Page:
Surge protection is also a crucial element of data center equipment protection, especially when implementing eco mode. Due to the bypass configuration of eco mode, it is possible for a surge to propagate through the UPS system in bypass to the critical loads. Some UPS models have an integral surge protection system, but it is typically recommended that this be used only as supplemental surge protection and that primary surge protection measures are also in place, unless otherwise stated by the manufacturer.
Whether your facility is attempting to achieve an Energy Star certification or simply cut costs on utility bills, saving energy is the ultimate goal when implementing eco mode. Most UPS manufacturers boast eco mode efficiencies of 98% to 99%, while best-in-class UPS systems in normal mode achieve efficiencies of only up to 97%. The difference of 2% can lead to substantial energy savings annually as UPS systems are running 24 hr/day, 7 days/week, and 52 weeks/yr. The savings, however, can vary substantially depending on the cost per kWh at the facility location.
It should be noted that efficiency ratings published by the manufacturer are measured when the UPS is at 100% load. The efficiency for a typical double conversion UPS system decreases as the load decreases (see Figure 5). In practice, 100% load is almost never the case. Many data centers run a 2N configuration, which is intentionally redundant to ensure reliability. These systems are designed such that in the event one UPS fails, the other can supply the entire load. Because of this, each UPS is typically running at less than 50% load. Although the efficiency drops with this reduced load, the difference between the eco mode and normal mode efficiencies still averages around 2%.
Consider the example of a data center running a 2N system with two 750 kVA, high-efficiency UPS systems. Because the system is in a 2N configuration, it allows us to assume 50% loading for each UPS. With the 2% gain in efficiency of eco mode as opposed to normal mode, a system that runs 24 hr/day for 365 days will save 131,400 kWh annually. At $0.12/kWh, that’s a savings of about $15,768. This savings gets significantly larger for any system that has a normal mode that is less than 96% efficient.
HVAC system savings should not be overlooked when considering eco mode. Because eco mode places the inverter and rectifier in either an offline or a standby state, depending on the manufacturer, the UPS systems produce much less heat than in normal mode, thus reducing the required cooling load.
Other aspects of implementing eco mode in a facility include component wear, battery life, and thermal transients. As eco mode transfers the critical load between UPS double conversion and eco mode configurations, there is increased component wear. Depending on the type of component used to accomplish this, such as a mechanical switch, it may induce a shortened life of the overall UPS system.
However, as the UPS is operating more efficiently, less waste heat is generated. This may extend the life of some components, due to the system running at cooler temperatures, including the batteries. Of course, this depends on the location of the equipment in relation to the UPS rectifier and inverter and associated system cooling and ventilation (see Figure 6).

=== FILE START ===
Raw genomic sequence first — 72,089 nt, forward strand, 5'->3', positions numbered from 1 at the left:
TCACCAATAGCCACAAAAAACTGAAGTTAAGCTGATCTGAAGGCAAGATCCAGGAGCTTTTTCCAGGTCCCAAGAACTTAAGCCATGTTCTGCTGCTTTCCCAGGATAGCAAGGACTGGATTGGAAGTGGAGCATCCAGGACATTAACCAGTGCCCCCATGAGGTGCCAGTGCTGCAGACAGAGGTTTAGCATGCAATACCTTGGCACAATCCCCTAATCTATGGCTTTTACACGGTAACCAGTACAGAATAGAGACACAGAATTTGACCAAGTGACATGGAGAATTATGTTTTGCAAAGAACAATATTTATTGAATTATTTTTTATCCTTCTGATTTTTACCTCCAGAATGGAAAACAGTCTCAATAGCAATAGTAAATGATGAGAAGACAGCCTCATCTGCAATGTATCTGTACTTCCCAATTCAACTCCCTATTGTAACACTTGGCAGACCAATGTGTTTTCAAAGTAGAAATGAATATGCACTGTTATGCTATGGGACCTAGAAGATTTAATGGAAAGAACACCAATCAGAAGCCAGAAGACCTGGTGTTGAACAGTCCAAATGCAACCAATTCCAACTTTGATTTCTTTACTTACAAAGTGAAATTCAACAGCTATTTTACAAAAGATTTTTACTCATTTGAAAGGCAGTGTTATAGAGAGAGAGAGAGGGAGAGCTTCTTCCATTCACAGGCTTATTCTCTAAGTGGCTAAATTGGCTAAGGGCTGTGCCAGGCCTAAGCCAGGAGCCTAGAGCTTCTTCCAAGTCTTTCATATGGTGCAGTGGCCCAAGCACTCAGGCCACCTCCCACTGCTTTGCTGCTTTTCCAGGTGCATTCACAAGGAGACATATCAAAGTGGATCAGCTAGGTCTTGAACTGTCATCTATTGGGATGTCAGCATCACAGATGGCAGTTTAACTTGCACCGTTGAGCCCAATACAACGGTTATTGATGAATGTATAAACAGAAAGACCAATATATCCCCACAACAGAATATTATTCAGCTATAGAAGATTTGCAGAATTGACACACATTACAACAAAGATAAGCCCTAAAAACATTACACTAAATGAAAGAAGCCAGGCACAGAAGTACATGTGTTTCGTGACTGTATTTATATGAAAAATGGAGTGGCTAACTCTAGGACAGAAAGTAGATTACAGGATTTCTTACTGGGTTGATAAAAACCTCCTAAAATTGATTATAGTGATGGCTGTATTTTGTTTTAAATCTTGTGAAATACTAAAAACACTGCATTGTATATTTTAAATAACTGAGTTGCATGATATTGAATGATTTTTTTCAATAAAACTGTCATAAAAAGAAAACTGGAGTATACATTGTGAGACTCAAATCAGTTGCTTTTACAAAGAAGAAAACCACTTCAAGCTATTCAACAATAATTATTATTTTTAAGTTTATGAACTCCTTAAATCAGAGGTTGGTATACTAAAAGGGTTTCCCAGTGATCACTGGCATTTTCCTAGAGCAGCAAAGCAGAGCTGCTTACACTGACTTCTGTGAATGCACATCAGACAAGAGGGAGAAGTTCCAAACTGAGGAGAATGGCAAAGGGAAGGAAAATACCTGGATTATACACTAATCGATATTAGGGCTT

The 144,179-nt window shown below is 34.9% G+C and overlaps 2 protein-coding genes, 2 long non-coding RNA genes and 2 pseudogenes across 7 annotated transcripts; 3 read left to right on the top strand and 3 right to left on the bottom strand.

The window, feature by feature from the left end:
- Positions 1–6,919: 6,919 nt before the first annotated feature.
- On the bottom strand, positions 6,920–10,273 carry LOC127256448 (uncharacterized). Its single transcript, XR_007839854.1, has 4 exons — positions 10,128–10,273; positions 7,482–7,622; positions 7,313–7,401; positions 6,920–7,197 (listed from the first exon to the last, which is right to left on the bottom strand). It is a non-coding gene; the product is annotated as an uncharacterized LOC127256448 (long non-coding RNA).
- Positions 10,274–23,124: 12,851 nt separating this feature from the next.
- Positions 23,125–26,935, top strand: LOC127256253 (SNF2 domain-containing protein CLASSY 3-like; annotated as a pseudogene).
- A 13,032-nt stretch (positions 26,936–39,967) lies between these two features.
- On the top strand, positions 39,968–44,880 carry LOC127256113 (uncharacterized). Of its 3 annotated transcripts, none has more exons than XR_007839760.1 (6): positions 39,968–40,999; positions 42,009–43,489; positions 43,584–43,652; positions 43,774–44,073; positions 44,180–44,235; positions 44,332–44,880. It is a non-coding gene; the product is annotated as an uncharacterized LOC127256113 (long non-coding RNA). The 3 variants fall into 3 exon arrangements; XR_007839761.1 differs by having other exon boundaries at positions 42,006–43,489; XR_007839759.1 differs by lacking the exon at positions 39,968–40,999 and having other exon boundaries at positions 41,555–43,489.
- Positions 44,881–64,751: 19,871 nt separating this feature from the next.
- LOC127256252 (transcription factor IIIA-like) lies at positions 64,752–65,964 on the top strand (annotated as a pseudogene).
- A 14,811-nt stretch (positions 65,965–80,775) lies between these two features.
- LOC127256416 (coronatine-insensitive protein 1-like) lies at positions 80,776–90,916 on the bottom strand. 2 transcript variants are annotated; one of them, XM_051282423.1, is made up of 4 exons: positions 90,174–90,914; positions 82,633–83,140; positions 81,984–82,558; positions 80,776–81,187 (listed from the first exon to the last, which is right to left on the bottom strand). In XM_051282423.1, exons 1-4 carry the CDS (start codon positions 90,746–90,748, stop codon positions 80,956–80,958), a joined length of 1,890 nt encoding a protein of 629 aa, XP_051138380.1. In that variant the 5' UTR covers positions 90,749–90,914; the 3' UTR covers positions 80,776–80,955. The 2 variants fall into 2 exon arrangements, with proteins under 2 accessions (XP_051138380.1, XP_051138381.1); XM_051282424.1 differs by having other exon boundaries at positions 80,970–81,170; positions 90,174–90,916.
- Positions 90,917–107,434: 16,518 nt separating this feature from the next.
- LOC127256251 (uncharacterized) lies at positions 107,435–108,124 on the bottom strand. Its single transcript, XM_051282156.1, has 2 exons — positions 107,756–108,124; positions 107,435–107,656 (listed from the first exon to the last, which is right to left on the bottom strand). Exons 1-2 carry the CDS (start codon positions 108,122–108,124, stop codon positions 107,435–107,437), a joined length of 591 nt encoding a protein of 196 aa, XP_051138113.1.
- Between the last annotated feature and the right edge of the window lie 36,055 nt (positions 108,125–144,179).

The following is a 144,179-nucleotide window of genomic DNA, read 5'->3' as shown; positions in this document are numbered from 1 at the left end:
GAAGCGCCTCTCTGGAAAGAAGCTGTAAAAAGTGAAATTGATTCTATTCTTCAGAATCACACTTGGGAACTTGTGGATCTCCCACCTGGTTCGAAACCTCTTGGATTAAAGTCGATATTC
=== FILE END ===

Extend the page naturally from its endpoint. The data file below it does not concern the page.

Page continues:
Thermal transients are created when a large step load is applied to the inverter, which in turn causes a rapid increase in heat within the unit, which can cause the equipment to fail. It should be noted that the data available at this time does not indicate this to be a trend associated with eco mode. However, it has been an issue in the past with other forms of switching.
System design tips
There are many items to consider before using the eco mode on a UPS system. However, it is possible for many users to reap the rewards without experiencing a loss of performance or reliability. The key to becoming one of those users is a thorough analysis of the system currently in place in the facility, along with its energy savings objectives.
Equipment specifications vary by manufacturer and could cause unexpected behavior in an eco mode application if not properly analyzed. It is imperative that all aspects of the system are evaluated, including the transfer time, associated IT load power tolerances, downstream protection devices, HVAC, and incoming power quality. Most data centers are continuously monitoring the incoming utility main, which can provide easy access to the power quality of the site. If no utility data are available for the site, there are regulating bodies to which the utilities must report their reliability data that can help make power quality decisions.
Although the eco mode UPS may not be right for all applications, with the proper analysis and coordination of electrical systems, it offers the potential for some users to save a large amount of energy.
Robert Corson is a senior electrical engineer at Triad Consulting Engineers with a focus on full design and construction of critical system projects, ranging from Tier III and Tier IV data centers to earth satellite stations. Scott C. Carlson is a staff engineer at Triad Consulting Engineers specializing in high-efficiency system upgrades, with a focus on critical system applications.